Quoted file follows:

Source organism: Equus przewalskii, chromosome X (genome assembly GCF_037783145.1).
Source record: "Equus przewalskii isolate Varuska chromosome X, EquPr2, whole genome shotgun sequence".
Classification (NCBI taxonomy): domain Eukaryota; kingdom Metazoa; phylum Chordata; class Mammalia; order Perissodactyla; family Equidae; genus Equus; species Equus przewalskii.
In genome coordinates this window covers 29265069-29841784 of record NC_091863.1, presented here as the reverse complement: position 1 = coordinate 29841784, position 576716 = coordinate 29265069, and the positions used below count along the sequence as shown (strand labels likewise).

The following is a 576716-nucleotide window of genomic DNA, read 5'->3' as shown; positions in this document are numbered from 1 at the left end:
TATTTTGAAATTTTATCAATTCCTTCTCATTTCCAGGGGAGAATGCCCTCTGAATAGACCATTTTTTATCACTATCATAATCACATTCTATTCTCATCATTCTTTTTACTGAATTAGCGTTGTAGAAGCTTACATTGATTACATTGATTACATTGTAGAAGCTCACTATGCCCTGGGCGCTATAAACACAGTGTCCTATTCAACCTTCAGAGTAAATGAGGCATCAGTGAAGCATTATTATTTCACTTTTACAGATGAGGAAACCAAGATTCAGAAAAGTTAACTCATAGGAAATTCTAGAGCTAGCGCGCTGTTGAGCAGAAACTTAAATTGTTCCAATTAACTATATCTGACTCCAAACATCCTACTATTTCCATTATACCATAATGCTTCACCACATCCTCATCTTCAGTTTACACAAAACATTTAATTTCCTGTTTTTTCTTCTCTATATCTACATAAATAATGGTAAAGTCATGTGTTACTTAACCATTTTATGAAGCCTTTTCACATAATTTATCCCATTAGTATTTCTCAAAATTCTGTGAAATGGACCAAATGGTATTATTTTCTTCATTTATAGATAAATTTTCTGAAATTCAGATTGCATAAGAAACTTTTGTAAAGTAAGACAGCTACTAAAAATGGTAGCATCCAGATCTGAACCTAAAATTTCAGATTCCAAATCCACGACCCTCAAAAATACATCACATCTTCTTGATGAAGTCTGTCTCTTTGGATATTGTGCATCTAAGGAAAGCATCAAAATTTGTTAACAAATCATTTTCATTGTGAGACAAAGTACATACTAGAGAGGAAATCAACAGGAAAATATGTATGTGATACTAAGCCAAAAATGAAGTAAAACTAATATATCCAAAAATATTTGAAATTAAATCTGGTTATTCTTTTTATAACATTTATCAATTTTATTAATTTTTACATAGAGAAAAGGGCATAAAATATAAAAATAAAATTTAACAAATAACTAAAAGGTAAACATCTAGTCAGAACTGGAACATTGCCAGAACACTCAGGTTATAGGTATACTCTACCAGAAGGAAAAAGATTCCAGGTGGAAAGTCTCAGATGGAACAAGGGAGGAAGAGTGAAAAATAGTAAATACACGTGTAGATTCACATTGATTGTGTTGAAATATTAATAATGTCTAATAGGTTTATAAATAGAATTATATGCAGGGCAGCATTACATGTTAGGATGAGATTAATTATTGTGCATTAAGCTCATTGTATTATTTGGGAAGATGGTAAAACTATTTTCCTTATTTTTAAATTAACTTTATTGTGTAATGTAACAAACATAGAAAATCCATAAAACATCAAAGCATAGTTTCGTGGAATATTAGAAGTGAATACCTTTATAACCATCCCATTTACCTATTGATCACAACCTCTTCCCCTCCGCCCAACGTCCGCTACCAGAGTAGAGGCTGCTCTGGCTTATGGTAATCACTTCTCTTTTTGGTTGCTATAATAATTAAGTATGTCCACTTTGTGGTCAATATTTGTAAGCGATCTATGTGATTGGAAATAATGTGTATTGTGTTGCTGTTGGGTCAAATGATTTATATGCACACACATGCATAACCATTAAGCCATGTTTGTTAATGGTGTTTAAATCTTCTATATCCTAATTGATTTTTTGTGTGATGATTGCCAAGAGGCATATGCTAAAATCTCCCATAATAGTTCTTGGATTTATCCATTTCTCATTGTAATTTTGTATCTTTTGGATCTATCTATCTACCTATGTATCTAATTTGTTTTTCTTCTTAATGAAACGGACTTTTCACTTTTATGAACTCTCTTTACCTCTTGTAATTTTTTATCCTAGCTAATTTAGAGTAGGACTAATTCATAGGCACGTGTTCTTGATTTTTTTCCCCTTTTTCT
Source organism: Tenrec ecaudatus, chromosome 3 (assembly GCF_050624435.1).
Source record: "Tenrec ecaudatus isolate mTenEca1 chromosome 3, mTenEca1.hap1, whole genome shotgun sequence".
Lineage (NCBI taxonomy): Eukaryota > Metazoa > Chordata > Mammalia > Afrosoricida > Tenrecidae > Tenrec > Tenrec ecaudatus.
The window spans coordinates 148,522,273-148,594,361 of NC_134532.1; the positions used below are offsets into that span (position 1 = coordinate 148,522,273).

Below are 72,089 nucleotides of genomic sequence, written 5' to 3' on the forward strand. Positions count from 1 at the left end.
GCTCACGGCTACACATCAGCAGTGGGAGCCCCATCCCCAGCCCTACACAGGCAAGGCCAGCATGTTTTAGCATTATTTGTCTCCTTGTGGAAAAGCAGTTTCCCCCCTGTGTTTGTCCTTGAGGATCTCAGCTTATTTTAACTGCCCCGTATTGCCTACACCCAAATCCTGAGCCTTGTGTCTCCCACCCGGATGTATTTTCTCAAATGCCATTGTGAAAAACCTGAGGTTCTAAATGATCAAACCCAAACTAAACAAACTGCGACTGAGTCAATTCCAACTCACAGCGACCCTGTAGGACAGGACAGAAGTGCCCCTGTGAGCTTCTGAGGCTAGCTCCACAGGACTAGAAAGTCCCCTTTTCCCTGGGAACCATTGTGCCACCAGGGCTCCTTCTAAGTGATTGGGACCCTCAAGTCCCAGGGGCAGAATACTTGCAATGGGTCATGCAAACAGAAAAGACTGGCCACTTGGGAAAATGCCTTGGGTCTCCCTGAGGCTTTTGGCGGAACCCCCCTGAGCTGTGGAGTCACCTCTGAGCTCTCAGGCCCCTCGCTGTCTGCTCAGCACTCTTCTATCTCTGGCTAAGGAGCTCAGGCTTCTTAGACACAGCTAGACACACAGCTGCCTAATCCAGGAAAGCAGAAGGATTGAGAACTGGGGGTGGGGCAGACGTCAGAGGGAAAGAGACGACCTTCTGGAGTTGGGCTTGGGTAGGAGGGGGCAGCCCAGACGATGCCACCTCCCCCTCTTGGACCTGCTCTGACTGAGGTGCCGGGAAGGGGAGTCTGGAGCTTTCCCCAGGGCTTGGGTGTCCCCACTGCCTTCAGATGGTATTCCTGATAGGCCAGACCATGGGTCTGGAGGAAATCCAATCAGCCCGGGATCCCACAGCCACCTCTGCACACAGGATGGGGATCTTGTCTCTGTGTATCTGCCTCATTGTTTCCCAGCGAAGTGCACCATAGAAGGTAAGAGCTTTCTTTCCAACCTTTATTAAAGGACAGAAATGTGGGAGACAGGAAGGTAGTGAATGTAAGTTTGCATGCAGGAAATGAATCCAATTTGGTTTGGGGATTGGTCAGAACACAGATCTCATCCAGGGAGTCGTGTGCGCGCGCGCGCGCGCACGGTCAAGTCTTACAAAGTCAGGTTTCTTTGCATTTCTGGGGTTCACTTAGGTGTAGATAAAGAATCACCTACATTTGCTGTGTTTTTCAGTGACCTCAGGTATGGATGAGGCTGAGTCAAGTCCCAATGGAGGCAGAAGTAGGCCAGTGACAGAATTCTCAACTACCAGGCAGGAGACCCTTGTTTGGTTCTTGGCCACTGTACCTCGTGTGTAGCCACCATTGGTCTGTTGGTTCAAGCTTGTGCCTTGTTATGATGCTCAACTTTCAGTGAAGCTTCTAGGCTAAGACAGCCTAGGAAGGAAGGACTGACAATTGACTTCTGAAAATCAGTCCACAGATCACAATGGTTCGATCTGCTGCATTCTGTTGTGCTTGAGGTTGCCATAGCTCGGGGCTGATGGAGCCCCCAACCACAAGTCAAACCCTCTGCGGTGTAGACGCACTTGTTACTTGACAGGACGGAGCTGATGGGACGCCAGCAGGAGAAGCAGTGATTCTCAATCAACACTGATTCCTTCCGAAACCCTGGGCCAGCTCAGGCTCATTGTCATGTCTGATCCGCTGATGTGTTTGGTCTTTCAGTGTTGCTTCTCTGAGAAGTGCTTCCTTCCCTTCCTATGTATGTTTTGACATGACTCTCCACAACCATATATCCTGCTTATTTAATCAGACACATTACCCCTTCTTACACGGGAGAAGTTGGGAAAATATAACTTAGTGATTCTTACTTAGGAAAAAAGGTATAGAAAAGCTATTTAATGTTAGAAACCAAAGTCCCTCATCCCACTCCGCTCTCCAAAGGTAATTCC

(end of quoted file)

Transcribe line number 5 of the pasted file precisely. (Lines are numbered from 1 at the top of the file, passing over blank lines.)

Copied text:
The following is a 576716-nucleotide window of genomic DNA, read 5'->3' as shown; positions in this document are numbered from 1 at the left end: